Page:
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Washington Area Sniper Spreads Apprehension

Police near Washington, D.C., have now linked the fatal shooting in the Virginia suburbs late Wednesday to the series of sniper attacks that had left six people dead and two wounded in the past week. The shootings have spread fear and apprehension throughout the Washington area.

The investigation has been frustrating for police who have amassed huge numbers of officers in the search for the killer.

As they process hundreds of tips from the public, authorities say they have no firm idea who is behind the shootings or why they are being carried out.

Charles Moose is the police chief in Montgomery County, Maryland, the area just north of Washington where many of the shootings took place last week. "We continue to keep an open mind with regards to motive," he said. "People are working. Nothing has been ruled out and we want to be open-minded in the continuation of this investigation."

On Monday, a 13-year-old boy was shot and critically wounded outside a middle school in Maryland, prompting local officials to cancel outdoor recess and request that parents accompany their children to school.

The sniper shootings have shaken the entire Washington metro area. The victims, apparently selected at random, have all been struck down from a distance as they went about their normal routines: pumping gas, cutting grass or walking through parking lots.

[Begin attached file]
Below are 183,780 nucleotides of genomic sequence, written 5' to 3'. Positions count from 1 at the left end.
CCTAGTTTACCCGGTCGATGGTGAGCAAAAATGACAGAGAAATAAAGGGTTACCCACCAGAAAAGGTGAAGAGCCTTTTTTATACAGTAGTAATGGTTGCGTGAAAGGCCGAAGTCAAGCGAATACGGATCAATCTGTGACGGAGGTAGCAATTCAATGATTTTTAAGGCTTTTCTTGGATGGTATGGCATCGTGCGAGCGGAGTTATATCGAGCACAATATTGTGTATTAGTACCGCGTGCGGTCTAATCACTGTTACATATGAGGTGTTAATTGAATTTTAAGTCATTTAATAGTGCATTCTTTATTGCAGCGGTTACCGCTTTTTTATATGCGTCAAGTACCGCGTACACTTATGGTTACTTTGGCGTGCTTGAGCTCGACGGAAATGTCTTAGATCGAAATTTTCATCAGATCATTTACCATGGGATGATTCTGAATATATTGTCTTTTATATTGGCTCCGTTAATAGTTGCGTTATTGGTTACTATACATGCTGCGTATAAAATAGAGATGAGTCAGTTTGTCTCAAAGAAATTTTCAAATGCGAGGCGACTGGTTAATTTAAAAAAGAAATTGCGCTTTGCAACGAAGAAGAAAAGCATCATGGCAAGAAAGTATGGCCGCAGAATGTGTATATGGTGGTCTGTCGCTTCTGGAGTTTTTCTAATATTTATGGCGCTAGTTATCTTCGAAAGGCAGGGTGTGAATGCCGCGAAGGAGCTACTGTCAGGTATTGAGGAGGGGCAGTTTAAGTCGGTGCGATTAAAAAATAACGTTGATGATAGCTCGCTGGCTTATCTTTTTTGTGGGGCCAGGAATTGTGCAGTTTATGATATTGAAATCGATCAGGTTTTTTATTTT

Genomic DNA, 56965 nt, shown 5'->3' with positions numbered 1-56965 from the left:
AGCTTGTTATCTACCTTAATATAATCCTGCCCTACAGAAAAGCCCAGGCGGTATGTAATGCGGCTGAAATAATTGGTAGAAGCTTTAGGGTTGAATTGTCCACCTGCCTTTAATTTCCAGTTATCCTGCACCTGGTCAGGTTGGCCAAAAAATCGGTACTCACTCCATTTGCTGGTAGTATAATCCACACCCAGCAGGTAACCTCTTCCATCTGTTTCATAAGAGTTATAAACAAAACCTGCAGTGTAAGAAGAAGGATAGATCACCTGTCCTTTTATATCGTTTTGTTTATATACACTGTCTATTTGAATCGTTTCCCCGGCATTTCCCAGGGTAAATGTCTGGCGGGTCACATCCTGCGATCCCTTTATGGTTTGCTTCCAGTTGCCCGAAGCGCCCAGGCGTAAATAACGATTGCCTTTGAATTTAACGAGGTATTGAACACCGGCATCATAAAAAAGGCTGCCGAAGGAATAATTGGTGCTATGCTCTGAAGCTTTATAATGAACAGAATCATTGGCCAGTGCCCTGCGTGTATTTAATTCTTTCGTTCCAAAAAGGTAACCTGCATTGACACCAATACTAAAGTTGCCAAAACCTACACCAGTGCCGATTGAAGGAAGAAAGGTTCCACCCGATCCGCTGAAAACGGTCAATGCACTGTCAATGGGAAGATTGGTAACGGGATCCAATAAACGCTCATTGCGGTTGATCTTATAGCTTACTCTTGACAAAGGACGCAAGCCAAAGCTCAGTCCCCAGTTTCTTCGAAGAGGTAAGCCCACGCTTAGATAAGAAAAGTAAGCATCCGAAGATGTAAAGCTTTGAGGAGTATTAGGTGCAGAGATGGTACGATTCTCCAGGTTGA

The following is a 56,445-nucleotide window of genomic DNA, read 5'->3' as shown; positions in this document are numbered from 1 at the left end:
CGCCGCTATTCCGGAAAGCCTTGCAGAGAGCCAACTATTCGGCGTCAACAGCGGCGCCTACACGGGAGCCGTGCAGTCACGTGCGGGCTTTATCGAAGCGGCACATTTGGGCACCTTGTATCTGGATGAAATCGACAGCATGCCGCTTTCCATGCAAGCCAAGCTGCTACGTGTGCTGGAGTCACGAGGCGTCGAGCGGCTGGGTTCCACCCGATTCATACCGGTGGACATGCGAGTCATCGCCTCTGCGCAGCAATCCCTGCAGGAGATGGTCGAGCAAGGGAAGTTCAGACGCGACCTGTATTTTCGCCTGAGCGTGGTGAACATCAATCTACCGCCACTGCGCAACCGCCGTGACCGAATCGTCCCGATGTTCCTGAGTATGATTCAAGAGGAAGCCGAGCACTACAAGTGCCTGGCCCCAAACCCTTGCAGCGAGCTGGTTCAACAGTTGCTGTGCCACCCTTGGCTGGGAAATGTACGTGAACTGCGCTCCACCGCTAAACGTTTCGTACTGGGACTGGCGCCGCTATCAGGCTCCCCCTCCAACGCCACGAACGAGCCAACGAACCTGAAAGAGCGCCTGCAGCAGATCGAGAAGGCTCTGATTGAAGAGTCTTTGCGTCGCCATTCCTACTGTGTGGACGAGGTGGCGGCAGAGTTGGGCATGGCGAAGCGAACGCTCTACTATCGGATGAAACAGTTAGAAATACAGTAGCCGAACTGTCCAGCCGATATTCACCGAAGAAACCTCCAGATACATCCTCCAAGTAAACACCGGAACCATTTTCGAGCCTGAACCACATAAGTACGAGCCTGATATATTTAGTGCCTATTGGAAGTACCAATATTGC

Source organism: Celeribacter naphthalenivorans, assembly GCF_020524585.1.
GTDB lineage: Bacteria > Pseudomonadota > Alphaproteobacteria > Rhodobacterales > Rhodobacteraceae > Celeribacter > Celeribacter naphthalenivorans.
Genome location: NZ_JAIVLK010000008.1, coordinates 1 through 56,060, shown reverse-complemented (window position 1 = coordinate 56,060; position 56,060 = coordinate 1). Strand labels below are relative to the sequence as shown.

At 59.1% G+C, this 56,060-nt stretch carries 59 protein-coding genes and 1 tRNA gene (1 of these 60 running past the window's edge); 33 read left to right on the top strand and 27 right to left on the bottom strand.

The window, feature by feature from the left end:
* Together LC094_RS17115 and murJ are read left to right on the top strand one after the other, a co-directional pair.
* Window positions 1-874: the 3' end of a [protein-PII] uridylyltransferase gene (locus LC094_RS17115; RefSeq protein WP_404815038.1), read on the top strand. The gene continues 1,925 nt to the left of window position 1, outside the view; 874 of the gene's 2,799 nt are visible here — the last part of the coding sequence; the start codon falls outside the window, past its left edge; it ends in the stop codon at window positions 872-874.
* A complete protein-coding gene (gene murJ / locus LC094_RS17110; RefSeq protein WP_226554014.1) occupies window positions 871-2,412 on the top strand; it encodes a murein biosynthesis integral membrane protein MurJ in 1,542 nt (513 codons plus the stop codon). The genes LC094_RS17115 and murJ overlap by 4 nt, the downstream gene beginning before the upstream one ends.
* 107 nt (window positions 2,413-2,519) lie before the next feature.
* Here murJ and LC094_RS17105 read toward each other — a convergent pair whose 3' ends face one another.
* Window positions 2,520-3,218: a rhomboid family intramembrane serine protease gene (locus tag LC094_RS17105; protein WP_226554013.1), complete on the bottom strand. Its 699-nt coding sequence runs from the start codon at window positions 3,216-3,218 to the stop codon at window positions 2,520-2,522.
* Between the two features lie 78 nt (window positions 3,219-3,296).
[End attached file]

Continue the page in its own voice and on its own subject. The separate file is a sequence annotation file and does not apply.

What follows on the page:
Maryland Governor Parris Glendening tried to reassure the public on NBC's Today program. "Police are doing everything possible," said Governor Glendening. "They are really aggressively devoting an immense amount of resources. We want people to be careful, we want them to watch, especially, their children, report anything suspicious and use common sense. But at the same time, we must get on with our life. The schools must stay open, the economy must continue, people must do what they are doing."

For the most part, it appears people are trying to go about their daily business, even if they are looking over their shoulder more than they used to. These two Maryland residents say they are constantly aware of the shootings.

WOMAN: "I am really afraid. This is happening right in our neighborhoods and it is just random people, walking down the street, going to the grocery store, going to get some gas. I do those things every day, so I am afraid."

MAN: "It is scary for us. We work in this area. We do not want to be standing outside, quite frankly."

Police have linked the sniper to several shootings because of similar bullet fragments, but are saying very little about evidence. A tarot card was found near the school where the 13-year-old boy was shot on Monday. Written on the card were the words, "Dear policeman, I am God."

Crime experts note that some previous serial killers left some sort of calling card near their victims.

James Fox, a criminologist at Northeastern University in Massachusetts, was asked to speculate about the mental state of the sniper on NBC's Today program. "He wants to call the shots, not just the gunshots, but also how the investigation will proceed," he said. "This is a man who wants to be in control, in command and he commands respect. In fact, the way he addressed the police, 'Dear Policeman', shows respect. Respect is an important theme in his life. Perhaps he does not get it at home, perhaps he does not get it at work, but he is trying to get it through this killing spree."

The shootings have alarmed a community already on edge because of last year's terrorist attack on the Pentagon and the anthrax by mail attacks, a case authorities have yet to solve.